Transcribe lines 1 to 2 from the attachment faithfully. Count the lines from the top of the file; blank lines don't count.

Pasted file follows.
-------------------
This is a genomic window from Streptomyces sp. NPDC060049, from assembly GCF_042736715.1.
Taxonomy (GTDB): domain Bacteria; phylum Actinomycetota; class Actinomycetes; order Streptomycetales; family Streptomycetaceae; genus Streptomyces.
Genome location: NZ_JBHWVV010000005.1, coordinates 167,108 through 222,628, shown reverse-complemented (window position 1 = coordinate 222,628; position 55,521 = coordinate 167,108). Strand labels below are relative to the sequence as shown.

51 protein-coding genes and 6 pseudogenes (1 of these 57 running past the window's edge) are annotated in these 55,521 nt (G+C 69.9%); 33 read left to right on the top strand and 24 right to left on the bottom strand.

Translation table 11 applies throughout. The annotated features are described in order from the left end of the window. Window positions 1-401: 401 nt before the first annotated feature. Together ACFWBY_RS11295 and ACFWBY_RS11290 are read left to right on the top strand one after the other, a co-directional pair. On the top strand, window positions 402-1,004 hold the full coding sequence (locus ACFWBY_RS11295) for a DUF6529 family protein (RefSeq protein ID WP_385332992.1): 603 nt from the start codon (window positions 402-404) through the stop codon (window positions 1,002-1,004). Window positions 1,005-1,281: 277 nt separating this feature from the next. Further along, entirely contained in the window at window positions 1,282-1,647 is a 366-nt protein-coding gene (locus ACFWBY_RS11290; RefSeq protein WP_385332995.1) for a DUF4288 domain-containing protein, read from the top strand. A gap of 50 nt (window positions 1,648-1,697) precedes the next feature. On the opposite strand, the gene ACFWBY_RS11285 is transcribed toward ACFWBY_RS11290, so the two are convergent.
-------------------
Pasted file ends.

This is a genomic window from Streptomyces sp. NPDC060049, from assembly GCF_042736715.1.
Taxonomy (GTDB): domain Bacteria; phylum Actinomycetota; class Actinomycetes; order Streptomycetales; family Streptomycetaceae; genus Streptomyces.